Initially, Kruger conceived a five-year expedition, whose plans included a survey of the Mackenzie Delta, the islands of Victoria, Melville, and the search for unknown land north-west of  Ellef Ringnes  Island and the return to the Bering Strait. Then his plans changed. He decided to start an expedition from Greenland and spend a year among the Eskimos to learn from them the way of life and hunting skills, to live on Ellesmere Island for the second year to consolidate their acquired skills, and in subsequent years to search for the suspected Lands of Croker and Bradley. The implementation of Kruger’s plans faced a lot of diplomatic and bureaucratic delays by the Canadian government. Receipt of work permits within Canadian territories was delayed, and Kruger decided to conduct a preparatory expedition to Western Greenland. At the end of July 1925, he and Professor F. Klute left Copenhagen on the Danish steamer Hans Egede. The vessel made a difficult transition to Gothob, and then moved north along the coast. During some camps, scientists were able to make walking excursions. Arriving in the area of Disco and Svartenhoek, Kruger and Klute for the first time crossed on foot the Nugsuak Peninsula, which was considered inaccessible. At the end of November, they returned to Copenhagen on the same “Hans Egede”.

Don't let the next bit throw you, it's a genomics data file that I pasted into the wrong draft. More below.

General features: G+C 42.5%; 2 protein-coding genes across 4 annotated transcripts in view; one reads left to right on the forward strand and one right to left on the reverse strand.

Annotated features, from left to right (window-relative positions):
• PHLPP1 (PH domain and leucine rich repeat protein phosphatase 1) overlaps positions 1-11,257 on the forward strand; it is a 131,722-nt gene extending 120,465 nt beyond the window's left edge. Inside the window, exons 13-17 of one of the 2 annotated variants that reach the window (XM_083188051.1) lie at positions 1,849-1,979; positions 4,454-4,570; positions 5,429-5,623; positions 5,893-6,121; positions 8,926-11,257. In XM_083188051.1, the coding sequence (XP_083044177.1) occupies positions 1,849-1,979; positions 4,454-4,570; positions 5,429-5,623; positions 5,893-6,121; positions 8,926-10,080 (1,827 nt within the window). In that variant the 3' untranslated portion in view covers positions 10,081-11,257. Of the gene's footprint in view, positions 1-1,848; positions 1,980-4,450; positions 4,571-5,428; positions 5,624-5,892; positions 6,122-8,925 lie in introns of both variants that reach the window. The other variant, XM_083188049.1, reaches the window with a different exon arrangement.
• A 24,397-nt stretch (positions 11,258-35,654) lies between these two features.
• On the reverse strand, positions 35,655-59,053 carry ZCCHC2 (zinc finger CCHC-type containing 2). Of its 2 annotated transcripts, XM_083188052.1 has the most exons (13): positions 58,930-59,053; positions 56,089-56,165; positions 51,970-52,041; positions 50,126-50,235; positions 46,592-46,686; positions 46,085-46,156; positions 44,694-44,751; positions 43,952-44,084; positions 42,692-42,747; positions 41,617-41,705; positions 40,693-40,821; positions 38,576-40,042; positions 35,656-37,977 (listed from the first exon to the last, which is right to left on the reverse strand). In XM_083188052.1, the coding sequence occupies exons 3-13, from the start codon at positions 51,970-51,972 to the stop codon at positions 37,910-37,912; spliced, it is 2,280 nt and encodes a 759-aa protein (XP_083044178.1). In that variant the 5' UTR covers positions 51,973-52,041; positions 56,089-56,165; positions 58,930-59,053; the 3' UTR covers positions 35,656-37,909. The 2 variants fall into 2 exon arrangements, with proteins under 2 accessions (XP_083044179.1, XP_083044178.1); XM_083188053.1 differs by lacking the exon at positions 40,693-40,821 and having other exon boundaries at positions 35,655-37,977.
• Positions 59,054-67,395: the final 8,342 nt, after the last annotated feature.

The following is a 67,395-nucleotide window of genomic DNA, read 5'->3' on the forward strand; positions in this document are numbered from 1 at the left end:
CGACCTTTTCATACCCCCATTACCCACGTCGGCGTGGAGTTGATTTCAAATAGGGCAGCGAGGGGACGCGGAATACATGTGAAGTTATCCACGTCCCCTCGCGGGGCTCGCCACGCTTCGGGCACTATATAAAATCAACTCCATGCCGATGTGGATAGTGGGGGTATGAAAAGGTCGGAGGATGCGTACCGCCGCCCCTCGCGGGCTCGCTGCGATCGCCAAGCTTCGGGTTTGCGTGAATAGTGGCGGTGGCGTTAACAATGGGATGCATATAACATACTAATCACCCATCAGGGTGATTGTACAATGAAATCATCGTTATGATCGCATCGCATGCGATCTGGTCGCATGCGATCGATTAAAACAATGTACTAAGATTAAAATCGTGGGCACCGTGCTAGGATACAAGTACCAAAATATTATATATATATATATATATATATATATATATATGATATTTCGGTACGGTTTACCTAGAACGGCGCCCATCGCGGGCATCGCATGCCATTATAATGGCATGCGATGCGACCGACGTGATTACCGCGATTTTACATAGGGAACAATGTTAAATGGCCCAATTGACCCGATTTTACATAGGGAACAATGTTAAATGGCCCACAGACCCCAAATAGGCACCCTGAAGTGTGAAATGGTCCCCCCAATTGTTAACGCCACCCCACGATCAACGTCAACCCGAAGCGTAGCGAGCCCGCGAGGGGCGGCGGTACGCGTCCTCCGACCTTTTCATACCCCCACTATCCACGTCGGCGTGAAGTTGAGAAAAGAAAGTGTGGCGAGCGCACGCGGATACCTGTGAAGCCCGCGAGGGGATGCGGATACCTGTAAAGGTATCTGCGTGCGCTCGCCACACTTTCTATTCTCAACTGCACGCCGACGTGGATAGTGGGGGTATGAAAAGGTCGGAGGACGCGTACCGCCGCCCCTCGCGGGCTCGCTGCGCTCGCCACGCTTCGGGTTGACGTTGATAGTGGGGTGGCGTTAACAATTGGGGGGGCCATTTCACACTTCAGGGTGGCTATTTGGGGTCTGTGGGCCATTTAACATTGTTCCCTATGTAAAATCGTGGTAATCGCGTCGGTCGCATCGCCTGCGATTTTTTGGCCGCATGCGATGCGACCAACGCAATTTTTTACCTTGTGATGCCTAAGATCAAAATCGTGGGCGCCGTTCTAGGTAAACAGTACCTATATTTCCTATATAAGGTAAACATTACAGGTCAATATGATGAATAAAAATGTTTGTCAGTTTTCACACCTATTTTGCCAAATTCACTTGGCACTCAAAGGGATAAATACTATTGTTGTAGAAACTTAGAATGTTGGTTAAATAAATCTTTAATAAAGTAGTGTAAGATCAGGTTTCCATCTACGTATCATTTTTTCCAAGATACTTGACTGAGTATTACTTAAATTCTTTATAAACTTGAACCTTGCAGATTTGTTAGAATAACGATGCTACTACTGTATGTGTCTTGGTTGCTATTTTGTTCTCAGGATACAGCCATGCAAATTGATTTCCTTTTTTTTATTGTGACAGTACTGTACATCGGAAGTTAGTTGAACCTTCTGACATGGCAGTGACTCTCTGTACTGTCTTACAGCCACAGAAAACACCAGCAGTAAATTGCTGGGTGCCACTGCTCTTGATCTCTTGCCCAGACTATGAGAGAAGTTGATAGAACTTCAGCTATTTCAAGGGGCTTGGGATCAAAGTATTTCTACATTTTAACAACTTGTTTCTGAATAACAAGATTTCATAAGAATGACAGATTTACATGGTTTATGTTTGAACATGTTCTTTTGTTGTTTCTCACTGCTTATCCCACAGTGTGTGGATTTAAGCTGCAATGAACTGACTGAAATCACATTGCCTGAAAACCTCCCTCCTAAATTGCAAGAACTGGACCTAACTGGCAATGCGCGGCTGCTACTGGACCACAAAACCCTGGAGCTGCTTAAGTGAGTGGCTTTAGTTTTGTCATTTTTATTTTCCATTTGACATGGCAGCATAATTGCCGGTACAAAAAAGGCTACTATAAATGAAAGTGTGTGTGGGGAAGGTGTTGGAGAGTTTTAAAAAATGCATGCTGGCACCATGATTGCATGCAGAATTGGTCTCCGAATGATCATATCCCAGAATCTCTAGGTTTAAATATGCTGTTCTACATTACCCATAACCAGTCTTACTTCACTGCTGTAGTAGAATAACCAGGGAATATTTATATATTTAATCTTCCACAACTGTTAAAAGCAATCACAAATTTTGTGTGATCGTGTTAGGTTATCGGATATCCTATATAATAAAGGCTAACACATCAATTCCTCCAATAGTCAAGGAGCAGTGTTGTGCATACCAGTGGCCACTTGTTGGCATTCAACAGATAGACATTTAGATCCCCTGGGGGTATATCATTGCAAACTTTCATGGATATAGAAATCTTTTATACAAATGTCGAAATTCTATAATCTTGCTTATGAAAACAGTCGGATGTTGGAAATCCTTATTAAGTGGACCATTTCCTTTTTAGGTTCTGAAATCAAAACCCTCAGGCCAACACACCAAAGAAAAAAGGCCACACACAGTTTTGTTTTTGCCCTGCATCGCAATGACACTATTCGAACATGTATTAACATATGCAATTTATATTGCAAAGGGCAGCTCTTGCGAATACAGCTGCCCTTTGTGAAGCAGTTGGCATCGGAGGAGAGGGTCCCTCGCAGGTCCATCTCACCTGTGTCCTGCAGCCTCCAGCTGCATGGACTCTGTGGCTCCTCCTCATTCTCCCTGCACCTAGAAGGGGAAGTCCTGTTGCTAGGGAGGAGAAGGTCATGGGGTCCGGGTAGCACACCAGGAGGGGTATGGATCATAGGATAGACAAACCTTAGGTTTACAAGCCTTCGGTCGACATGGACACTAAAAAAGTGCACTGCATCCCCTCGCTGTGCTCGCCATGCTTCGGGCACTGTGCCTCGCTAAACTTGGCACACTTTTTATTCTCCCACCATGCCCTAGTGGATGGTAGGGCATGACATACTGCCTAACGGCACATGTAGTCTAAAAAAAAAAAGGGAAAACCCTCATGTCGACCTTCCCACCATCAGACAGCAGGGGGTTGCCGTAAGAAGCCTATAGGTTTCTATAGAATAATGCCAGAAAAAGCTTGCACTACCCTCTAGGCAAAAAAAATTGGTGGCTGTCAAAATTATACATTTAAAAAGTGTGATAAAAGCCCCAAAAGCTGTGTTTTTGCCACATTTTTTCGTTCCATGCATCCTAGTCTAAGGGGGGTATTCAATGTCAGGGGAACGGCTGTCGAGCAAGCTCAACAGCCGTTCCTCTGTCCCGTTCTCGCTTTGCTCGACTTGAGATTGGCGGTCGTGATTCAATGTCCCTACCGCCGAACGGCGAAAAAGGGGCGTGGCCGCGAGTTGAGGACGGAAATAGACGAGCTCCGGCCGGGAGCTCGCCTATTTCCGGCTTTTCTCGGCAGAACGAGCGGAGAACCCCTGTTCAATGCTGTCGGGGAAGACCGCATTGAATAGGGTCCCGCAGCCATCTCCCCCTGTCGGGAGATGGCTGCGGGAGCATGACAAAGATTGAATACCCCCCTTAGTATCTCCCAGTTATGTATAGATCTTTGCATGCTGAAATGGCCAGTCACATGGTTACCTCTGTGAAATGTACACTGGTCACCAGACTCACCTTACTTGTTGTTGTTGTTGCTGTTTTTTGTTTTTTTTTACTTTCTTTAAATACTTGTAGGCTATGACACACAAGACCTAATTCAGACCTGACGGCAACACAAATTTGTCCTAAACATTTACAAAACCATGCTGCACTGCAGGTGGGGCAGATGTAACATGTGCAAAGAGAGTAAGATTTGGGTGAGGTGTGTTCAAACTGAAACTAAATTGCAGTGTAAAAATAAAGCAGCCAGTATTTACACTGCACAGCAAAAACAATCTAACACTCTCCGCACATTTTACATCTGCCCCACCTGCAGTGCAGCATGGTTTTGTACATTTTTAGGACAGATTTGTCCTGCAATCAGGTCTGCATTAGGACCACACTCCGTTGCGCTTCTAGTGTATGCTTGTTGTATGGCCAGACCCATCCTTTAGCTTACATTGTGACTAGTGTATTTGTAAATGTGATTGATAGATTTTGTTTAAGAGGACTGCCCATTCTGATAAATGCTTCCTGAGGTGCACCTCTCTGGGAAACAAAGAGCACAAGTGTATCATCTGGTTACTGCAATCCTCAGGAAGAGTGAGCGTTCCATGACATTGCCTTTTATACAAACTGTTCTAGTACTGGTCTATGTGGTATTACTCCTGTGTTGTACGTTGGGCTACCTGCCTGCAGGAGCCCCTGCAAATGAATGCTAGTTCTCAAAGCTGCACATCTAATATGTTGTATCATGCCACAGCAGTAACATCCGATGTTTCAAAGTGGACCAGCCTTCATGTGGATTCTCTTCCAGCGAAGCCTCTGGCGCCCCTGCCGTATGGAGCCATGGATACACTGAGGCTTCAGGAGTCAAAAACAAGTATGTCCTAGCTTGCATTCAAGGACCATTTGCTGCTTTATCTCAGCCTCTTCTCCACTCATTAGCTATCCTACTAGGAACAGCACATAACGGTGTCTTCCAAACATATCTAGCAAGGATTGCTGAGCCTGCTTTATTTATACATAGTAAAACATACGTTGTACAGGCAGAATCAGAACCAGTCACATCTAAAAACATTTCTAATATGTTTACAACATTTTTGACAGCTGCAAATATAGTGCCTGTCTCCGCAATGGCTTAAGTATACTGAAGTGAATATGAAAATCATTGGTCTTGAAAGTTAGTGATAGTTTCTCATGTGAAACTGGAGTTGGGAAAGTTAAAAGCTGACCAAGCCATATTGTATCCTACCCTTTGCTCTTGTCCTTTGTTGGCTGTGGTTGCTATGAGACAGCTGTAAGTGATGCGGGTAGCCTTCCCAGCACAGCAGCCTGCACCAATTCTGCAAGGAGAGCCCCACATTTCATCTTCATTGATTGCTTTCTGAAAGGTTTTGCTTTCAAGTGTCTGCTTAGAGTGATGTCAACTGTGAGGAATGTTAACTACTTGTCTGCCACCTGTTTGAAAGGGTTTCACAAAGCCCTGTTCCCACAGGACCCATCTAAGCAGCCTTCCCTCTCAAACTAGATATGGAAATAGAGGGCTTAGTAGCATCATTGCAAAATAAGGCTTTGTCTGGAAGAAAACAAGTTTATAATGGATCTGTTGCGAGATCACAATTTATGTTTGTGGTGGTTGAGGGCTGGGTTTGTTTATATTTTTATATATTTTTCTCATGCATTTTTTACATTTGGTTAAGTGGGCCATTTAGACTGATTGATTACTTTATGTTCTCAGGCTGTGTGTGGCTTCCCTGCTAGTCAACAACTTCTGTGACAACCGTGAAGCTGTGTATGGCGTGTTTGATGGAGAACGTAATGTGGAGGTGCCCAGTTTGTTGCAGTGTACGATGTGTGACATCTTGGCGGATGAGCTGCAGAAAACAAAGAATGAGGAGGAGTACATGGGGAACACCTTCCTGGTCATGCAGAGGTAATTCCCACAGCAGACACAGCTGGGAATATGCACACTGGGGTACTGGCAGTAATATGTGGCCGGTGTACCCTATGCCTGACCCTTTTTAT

In Germany, Kruger continued work at the Institute of Geology and Mineralogy. He published a number of written works on the geology of Western Greenland, published a description of his Arctic geological research in German and English, and also wrote several articles on economic prospects, demographic and racial problems in South Africa and an article on Angola, prepared his dissertation "On the geology of Western Greenland", which was subsequently published. 
November 19, 1928 he was elected an honorary member of the Royal Geographical Society.